WEOS Finger Lakes Public Radio

New penalties in N.Y. for false bomb threats to community centers

Aug 17, 2017
Originally published on August 14, 2017 5:24 pm

Gov. Andrew Cuomo has signed into law a measure that would create new penalties for people who make bomb threats against community centers. The action stems from bomb threats made to Jewish community centers in New York and around the nation last winter. 

Cuomo, in a statement, said anyone who falsely makes bomb threats to a community center can now be charged with a class A misdemeanor offense, punishable by up to a year in jail.

For Assembly sponsor Amy Paulin of Westchester, the bomb threats last winter became personal. Her local JCC, which is one mile from her home and is where she swims and sends her children to classes, was among those targeted.

She said at the time that bomb threat was called in, there were toddlers, nursery school children and seniors in the building who had to be evacuated.

“These are busy intersections and they had to march all these children to safety,” Paulin said. “And that’s scary, too.”

There were also threats made against the JCC in Brighton.

Sen. Patrick Gallivan, the bill’s sponsor in the Senate, is a former Erie County sheriff. He said he was surprised to learn that there is no actual law against calling in a bomb threat to a community center.

“Come to find out, there was not a law in place that actually covered this,” Gallivan said.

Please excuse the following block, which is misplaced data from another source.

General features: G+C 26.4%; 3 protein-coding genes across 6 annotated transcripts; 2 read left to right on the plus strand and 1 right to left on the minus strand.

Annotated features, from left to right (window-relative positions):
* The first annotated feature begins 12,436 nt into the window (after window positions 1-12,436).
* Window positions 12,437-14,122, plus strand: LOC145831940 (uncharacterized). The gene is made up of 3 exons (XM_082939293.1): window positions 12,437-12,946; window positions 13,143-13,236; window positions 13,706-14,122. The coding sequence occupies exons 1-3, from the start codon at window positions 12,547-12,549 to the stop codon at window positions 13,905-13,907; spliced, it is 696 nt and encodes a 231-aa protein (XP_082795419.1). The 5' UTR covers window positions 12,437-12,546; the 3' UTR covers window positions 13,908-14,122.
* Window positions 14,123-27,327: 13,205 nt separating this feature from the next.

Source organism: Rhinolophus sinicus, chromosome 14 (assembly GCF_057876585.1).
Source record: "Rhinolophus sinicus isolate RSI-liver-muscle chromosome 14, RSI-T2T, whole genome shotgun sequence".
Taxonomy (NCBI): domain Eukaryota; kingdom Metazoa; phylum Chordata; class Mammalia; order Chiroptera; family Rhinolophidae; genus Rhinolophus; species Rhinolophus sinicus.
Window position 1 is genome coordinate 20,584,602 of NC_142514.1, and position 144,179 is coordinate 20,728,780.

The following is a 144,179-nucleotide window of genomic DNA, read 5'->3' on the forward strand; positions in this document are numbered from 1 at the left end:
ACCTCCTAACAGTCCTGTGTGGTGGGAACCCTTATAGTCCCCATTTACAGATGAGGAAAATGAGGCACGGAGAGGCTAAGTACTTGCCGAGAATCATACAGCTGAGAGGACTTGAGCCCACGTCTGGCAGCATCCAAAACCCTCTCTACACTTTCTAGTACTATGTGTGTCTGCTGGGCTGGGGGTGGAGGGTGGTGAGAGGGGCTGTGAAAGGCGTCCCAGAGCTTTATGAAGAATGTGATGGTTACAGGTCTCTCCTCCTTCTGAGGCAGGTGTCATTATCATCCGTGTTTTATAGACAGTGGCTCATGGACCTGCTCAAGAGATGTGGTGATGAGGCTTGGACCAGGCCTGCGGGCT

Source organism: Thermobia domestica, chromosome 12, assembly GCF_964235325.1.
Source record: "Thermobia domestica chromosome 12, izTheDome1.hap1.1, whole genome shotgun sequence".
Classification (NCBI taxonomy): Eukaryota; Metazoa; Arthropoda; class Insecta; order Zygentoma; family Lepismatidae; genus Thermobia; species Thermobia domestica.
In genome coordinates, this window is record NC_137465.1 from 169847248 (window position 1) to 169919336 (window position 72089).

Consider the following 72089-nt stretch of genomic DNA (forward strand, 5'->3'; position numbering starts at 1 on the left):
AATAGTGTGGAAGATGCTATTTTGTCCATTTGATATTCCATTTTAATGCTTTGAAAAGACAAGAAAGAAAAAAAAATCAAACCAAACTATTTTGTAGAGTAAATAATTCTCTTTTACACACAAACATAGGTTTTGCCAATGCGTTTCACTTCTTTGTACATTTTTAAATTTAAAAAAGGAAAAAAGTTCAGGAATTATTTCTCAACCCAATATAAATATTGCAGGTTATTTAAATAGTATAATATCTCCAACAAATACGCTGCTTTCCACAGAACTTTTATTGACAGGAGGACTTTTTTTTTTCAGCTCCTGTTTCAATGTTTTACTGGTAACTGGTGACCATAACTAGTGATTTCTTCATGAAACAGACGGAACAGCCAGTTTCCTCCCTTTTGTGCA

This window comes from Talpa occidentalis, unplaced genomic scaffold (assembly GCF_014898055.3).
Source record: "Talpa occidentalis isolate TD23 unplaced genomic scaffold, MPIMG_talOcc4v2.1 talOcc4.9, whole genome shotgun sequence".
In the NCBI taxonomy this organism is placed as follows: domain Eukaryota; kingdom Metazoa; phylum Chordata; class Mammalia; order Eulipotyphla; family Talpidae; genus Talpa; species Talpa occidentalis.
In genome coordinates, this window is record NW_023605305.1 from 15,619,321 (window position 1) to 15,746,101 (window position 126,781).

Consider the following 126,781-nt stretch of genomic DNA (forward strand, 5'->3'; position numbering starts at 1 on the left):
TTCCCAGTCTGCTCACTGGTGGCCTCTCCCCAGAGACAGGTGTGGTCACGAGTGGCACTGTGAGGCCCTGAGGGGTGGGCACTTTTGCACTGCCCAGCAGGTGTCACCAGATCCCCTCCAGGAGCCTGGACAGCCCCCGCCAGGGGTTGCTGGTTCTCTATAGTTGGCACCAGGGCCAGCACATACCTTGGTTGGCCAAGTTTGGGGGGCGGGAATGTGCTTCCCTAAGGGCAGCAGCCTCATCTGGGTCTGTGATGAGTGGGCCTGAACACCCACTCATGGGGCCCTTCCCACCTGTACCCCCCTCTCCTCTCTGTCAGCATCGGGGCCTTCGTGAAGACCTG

Gallivan, who is from western New York, said the measure adds community centers of all types to an existing law that covers bomb threats to public gathering spaces, including schools, parks and hotels.

“The legislation actually changes the definition of public place,” said Gallivan, who added that if someone now calls in a false bomb threat, they can be “charged with an offense under the penal law.”

In the cases last winter, an Israeli teenager was eventually charged with making some of the threats as part of a profit-making business on an illegal Internet site.

But the sponsors of the bill said they think in the current political climate — which included three deaths in Charlottesville, Virginia, during a white supremacist rally over the weekend — people are right to be worried that something like the false bomb threats might happen again.

President Donald Trump on Monday called out the Charlottesville demonstrators, saying racism is “evil” and the KKK, neo-Nazis and white supremacists are “repugnant” to American values. Trump was under pressure for not naming the groups or specifically condemning them after violence erupted Saturday.

Gallivan, a Republican, said he’s happy that the president spoke out more strongly.

Gallivan said he thought Trump’s initial comments were “appropriate,” but he said he can “understand” why some people did not think the president went far enough and were upset.

“He’s been very strong and unequivocal,” Gallivan said.

Paulin, a Democrat, agreed that Trump said the right things Monday, but she said it should have happened sooner.

“It’s just a little shocking that it took all this public pressure to get him to do that,” Paulin said. “We need a strong leader to call it hatred when it is. Whatever side it’s on, whoever is doing it.”

Both Paulin and Gallivan said that everyone needs to dial back the rhetoric.

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